The Pain and Genius of Terence Blanchard’s music in “BlacKkKlansman”


By Kristen Bates

Terence Blanchard has been intertwined with music all of his life. As a kid he listened to Miles Davis and John Coltrane records nearly every day in his room. The rhythm of trumpets and saxophones dancing through his ears and stirring his imagination. Blanchard jokes that his father would give him money to go out of the house and have fun. But music was Blanchard’s fun – and his future.

Blanchard is a distinguished jazz musician and film composer. He had won five Grammy’s for his work up until BlacKkKlansman and now, for the first time, is nominated for an Oscar in the Best Original Music Score category. One track, “Blut Und Boden” (Blood and Soil) recently earned him his sixth Grammy.

“It’s overwhelming,” says Blanchard on his nomination, “I really have been trying to find other words but there aren’t any.”

Blanchard’s score mixes an electric guitar with the sounds of a traditional orchestra. He credits Jimi Hendrix’s performance of the National Anthem at Woodstock in 1969 as his inspiration.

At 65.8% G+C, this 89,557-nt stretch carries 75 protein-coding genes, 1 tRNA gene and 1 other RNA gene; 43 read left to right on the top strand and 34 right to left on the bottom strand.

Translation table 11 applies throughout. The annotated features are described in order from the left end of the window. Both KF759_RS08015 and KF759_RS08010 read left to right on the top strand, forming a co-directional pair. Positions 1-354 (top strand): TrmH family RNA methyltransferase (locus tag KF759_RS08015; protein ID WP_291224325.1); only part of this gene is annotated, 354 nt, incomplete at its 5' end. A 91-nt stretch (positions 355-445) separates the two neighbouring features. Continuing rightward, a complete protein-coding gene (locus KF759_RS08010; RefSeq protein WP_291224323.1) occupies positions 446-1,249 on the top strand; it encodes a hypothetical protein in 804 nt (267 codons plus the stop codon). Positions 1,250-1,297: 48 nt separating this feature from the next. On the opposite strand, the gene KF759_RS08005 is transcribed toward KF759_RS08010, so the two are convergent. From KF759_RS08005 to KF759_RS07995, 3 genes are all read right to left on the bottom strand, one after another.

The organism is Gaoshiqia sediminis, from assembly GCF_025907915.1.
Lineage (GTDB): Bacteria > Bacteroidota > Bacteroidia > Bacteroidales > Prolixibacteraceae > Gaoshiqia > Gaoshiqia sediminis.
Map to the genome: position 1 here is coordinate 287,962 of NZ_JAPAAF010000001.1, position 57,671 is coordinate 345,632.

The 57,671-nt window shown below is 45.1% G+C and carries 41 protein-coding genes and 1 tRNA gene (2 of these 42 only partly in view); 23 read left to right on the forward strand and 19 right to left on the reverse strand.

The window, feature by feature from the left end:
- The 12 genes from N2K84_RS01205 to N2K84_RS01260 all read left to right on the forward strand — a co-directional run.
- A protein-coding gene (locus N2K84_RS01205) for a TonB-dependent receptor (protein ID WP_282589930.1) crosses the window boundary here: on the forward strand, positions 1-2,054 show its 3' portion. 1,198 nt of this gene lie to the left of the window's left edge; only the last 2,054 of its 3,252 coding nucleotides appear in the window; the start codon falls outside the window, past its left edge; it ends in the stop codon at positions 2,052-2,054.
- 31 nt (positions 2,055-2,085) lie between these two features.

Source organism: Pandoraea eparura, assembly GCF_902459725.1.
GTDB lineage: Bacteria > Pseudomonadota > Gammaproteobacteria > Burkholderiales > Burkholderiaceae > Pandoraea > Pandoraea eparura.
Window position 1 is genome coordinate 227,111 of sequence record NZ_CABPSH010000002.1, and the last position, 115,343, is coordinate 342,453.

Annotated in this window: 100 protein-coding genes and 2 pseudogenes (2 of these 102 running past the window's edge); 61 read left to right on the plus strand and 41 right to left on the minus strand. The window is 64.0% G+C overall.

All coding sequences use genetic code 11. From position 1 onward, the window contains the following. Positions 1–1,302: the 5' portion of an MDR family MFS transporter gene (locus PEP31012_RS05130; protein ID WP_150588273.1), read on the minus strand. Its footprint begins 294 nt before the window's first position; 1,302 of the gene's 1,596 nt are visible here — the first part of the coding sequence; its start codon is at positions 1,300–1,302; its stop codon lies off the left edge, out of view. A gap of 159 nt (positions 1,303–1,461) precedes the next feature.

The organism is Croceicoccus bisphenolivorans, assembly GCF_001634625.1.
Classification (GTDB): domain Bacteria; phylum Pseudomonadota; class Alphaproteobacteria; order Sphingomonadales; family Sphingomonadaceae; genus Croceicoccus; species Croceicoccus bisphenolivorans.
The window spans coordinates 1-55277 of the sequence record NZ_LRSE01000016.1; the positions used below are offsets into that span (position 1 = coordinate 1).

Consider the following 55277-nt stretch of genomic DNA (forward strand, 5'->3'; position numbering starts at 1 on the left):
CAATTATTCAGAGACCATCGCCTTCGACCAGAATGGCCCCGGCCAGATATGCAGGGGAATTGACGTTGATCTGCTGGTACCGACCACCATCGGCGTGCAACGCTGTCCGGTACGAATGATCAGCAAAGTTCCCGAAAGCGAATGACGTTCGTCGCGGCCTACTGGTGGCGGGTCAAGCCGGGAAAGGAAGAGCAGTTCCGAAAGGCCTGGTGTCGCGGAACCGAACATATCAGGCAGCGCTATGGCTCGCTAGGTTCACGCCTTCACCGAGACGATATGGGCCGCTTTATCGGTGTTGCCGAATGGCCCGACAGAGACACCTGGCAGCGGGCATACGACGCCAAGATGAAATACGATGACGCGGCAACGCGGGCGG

“I remember that sound had such a resonance in my life at the time,” recalls Blanchard, who grew up in New Orleans during the 1970’s, a time when KKK Grand Wizard David Duke was inciting race riots and promoting White Nationalism in the Crescent City.

Each instrument had a significant role in telling the story of the characters in the film. Ron Stallworth’s infiltration of the KKK was a radical idea and the parallel of the electric guitar penetrating the sound of the orchestra was the perfect way to represent Stallworth’s heroism. Because BlacKkKlansman was set in the 1970’s, Blanchard wanted to combine an R&B rhythm section with the traditional orchestral sound.

The last scene of the film is a transition to current issues of White Nationalism and racism in the United States. Scenes of the Unite the Right rally Charlottesville, Virginia, play with slow and somber music in the background. Blanchard wanted to reflect the pain felt from people of color while this footage was playing.

“There’s a bit of anger,” says Blanchard, “but there’s mostly hurt.” Blanchard said the years of trying to combat racism and hatred towards people of color have left them tired

As for the future, Blanchard remains cautiously optimistic. He hopes his music for BlacKkKlansman will be remembered as a symbol for this period in American History.

The 91stAcademy Awards airs this Sunday, February 24, at 5pm PST. BlacKkKlansman is nominated for six Academy Awards, including Best Original Music Score.